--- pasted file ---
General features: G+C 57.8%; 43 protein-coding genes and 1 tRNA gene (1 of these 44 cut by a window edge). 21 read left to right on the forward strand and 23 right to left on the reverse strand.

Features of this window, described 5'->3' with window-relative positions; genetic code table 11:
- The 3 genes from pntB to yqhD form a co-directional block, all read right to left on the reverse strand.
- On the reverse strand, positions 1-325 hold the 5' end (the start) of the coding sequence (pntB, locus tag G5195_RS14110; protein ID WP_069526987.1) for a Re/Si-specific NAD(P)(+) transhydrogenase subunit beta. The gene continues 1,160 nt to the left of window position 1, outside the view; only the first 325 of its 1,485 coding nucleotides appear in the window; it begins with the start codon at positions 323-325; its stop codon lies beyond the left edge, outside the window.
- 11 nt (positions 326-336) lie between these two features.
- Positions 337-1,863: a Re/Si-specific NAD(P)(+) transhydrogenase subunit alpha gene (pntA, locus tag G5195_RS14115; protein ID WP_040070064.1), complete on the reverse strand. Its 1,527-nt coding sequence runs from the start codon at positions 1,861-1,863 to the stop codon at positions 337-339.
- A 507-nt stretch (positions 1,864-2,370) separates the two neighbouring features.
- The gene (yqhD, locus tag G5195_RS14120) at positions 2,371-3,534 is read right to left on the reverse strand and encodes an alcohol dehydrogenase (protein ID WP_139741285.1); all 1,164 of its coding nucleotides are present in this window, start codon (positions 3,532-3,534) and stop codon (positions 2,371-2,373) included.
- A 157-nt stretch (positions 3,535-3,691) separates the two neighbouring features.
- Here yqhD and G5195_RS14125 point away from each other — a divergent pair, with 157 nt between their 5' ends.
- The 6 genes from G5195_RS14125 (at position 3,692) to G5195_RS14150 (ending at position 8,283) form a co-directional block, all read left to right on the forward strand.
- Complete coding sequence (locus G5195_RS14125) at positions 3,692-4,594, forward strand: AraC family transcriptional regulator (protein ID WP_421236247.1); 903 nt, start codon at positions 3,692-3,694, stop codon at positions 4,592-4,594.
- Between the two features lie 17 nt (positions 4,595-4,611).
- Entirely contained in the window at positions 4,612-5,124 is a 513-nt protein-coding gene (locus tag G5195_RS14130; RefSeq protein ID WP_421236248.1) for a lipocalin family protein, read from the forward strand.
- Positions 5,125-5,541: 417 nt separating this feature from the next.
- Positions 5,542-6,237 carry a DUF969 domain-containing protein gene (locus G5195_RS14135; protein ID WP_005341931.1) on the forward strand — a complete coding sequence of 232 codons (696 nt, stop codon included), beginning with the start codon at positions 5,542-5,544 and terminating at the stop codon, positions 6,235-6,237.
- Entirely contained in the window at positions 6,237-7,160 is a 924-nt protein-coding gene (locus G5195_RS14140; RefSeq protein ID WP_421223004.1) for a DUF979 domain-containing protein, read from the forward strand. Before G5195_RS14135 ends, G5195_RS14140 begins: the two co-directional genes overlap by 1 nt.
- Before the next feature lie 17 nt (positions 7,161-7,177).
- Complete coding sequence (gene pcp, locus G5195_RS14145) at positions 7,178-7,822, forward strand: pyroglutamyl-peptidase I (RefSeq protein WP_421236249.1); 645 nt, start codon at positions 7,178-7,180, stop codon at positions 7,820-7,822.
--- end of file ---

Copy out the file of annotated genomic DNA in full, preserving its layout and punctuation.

General features: G+C 57.8%; 43 protein-coding genes and 1 tRNA gene (1 of these 44 cut by a window edge). 21 read left to right on the forward strand and 23 right to left on the reverse strand.

Features of this window, described 5'->3' with window-relative positions; genetic code table 11:
- The 3 genes from pntB to yqhD form a co-directional block, all read right to left on the reverse strand.
- On the reverse strand, positions 1-325 hold the 5' end (the start) of the coding sequence (pntB, locus tag G5195_RS14110; protein ID WP_069526987.1) for a Re/Si-specific NAD(P)(+) transhydrogenase subunit beta. The gene continues 1,160 nt to the left of window position 1, outside the view; only the first 325 of its 1,485 coding nucleotides appear in the window; it begins with the start codon at positions 323-325; its stop codon lies beyond the left edge, outside the window.
- 11 nt (positions 326-336) lie between these two features.
- Positions 337-1,863: a Re/Si-specific NAD(P)(+) transhydrogenase subunit alpha gene (pntA, locus tag G5195_RS14115; protein ID WP_040070064.1), complete on the reverse strand. Its 1,527-nt coding sequence runs from the start codon at positions 1,861-1,863 to the stop codon at positions 337-339.
- A 507-nt stretch (positions 1,864-2,370) separates the two neighbouring features.
- The gene (yqhD, locus tag G5195_RS14120) at positions 2,371-3,534 is read right to left on the reverse strand and encodes an alcohol dehydrogenase (protein ID WP_139741285.1); all 1,164 of its coding nucleotides are present in this window, start codon (positions 3,532-3,534) and stop codon (positions 2,371-2,373) included.
- A 157-nt stretch (positions 3,535-3,691) separates the two neighbouring features.
- Here yqhD and G5195_RS14125 point away from each other — a divergent pair, with 157 nt between their 5' ends.
- The 6 genes from G5195_RS14125 (at position 3,692) to G5195_RS14150 (ending at position 8,283) form a co-directional block, all read left to right on the forward strand.
- Complete coding sequence (locus G5195_RS14125) at positions 3,692-4,594, forward strand: AraC family transcriptional regulator (protein ID WP_421236247.1); 903 nt, start codon at positions 3,692-3,694, stop codon at positions 4,592-4,594.
- Between the two features lie 17 nt (positions 4,595-4,611).
- Entirely contained in the window at positions 4,612-5,124 is a 513-nt protein-coding gene (locus tag G5195_RS14130; RefSeq protein ID WP_421236248.1) for a lipocalin family protein, read from the forward strand.
- Positions 5,125-5,541: 417 nt separating this feature from the next.
- Positions 5,542-6,237 carry a DUF969 domain-containing protein gene (locus G5195_RS14135; protein ID WP_005341931.1) on the forward strand — a complete coding sequence of 232 codons (696 nt, stop codon included), beginning with the start codon at positions 5,542-5,544 and terminating at the stop codon, positions 6,235-6,237.
- Entirely contained in the window at positions 6,237-7,160 is a 924-nt protein-coding gene (locus G5195_RS14140; RefSeq protein ID WP_421223004.1) for a DUF979 domain-containing protein, read from the forward strand. Before G5195_RS14135 ends, G5195_RS14140 begins: the two co-directional genes overlap by 1 nt.
- Before the next feature lie 17 nt (positions 7,161-7,177).
- Complete coding sequence (gene pcp, locus G5195_RS14145) at positions 7,178-7,822, forward strand: pyroglutamyl-peptidase I (RefSeq protein WP_421236249.1); 645 nt, start codon at positions 7,178-7,180, stop codon at positions 7,820-7,822.